By Eileen Welsome
May 22nd, 2007 at 9:25 pm
Sources tell us this evening that Tricky Ricky is displeased with an amendment put up by state Rep. Lois Kolkhorst, which closed a loophole in SB 792, the transportation legislation designed to temporarily halt the rush to privatize the state’s roads.
The loophole was big enough to drive, well, the the Trans-Texas Corridor through. And, of course, that’s exactly what Tricky Ricky wanted.
For five years, Ricky has been pushing his futuristic plan to pave the state with super-highways the width of several football fields. The corridors will eat up hundreds of thousands of acres of prime farmland and facilitate global trade, but they won’t reduce congestion at all, records and testimony show.
SB 792, which has passed the House and Senate, is now supposedly going to a conference committee made up of House and Senate members. The bill sponsor, State Rep. Wayne Smith, a Baytown Republican, said tonight that the conferees have been trying to come to agreement on the nearly two dozen amendments tacked on by various legislators. He declined to say what amendments, if any, are causing problems.
The loophole that Lois Kolkhorst fixed was spotted by the grassroots organization, Corridor Watch, and dealt with something called a facility agreement, which is a sub-agreement to a comprehensive development agreement.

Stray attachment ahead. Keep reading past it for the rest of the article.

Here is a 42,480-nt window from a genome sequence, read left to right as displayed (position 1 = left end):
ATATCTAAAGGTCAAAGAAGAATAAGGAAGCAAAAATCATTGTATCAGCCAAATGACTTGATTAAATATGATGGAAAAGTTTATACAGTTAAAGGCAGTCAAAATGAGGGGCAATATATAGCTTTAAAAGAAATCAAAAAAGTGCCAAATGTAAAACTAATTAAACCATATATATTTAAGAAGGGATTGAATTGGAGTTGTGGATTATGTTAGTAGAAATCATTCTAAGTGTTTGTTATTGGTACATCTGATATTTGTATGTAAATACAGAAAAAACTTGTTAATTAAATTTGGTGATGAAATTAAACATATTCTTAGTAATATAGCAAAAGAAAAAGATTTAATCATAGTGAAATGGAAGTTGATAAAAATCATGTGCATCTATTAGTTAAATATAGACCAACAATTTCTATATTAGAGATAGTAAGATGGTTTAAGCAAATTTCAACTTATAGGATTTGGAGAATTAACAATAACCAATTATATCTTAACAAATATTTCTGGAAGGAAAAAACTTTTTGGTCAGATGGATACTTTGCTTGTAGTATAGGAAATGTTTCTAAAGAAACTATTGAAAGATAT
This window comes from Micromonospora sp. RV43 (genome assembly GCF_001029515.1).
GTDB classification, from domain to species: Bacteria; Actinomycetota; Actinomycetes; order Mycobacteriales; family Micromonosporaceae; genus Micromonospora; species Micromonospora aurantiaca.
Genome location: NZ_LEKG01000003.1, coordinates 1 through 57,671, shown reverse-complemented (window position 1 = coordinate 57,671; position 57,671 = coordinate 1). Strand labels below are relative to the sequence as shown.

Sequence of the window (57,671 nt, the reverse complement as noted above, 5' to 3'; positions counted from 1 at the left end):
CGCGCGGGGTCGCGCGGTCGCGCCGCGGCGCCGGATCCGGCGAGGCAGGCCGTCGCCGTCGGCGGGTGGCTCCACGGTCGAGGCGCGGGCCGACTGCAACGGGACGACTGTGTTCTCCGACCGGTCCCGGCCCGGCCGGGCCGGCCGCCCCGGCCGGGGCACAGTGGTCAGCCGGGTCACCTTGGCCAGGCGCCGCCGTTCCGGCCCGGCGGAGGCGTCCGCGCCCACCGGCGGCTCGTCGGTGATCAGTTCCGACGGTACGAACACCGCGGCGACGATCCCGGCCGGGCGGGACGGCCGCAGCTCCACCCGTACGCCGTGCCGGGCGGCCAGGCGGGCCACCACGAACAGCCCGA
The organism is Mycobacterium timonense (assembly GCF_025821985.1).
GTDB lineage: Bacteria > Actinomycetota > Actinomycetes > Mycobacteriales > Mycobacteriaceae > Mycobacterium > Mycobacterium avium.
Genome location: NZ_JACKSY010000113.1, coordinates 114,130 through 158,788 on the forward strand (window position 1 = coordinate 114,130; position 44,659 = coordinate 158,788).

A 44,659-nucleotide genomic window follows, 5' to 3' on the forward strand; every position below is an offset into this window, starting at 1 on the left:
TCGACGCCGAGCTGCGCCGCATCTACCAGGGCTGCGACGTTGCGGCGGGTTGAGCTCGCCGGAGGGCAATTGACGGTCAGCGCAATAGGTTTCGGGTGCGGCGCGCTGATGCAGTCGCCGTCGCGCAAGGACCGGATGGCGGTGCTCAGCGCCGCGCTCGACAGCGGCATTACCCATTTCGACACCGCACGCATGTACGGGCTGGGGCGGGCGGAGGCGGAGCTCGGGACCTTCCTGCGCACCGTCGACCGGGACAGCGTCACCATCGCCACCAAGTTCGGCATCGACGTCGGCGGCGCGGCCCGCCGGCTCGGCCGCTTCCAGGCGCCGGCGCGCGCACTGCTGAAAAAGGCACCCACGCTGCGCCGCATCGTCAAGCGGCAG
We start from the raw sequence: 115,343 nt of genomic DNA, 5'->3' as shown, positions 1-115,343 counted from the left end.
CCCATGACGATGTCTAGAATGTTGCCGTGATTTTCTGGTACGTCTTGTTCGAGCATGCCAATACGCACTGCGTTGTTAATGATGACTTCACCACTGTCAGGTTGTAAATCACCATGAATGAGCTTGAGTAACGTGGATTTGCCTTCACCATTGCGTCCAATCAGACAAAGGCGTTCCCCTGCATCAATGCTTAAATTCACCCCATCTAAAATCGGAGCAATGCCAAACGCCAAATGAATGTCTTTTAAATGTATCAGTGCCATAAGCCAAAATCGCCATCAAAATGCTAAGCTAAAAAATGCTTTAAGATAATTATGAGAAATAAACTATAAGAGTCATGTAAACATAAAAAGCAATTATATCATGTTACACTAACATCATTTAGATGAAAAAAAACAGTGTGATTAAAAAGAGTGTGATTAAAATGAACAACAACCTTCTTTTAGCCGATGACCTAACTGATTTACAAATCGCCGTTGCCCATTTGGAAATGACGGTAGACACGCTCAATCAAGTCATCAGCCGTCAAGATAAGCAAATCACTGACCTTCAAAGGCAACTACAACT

The eager beavers over at TxDot have already entered into a comprehensive development agreement with Cintra to develop the Trans-Texas Corridor, but the legislation didn’t specificially address these facility agreements. Watchdogs fear that without the amendment, TxDot would continue full steam ahead on the TTC.
Ricky’s been threatening to hold a special session. And that might not be a bad idea, given that billions of dollars are at stake and these toll roads will affect commuters for the next 50 years.
If legislators don’t deal honestly with this hot-button issue now, they may find themselves on the griddle during the next election cycle. Various citizens’ groups are promising a jihad if the legislators don’t reign in these private toll-road deals. “We’re not going to walk away. We’re going to keep the grassroots fire burning,” says Terri Hall of the San Antonio Toll Party.